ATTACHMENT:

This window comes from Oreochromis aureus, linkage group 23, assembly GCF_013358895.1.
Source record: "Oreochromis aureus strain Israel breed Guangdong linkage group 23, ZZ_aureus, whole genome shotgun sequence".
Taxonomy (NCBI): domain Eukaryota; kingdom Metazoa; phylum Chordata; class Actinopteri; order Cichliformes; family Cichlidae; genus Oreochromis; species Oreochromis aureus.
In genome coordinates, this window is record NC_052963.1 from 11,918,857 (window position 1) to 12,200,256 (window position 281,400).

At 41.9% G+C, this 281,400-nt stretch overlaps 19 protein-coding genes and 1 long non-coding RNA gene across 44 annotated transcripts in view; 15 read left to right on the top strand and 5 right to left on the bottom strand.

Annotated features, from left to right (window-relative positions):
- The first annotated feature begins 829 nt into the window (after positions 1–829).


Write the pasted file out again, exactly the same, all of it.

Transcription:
This window comes from Oreochromis aureus, linkage group 23, assembly GCF_013358895.1.
Source record: "Oreochromis aureus strain Israel breed Guangdong linkage group 23, ZZ_aureus, whole genome shotgun sequence".
Taxonomy (NCBI): domain Eukaryota; kingdom Metazoa; phylum Chordata; class Actinopteri; order Cichliformes; family Cichlidae; genus Oreochromis; species Oreochromis aureus.
In genome coordinates, this window is record NC_052963.1 from 11,918,857 (window position 1) to 12,200,256 (window position 281,400).

At 41.9% G+C, this 281,400-nt stretch overlaps 19 protein-coding genes and 1 long non-coding RNA gene across 44 annotated transcripts in view; 15 read left to right on the top strand and 5 right to left on the bottom strand.

Annotated features, from left to right (window-relative positions):
- The first annotated feature begins 829 nt into the window (after positions 1–829).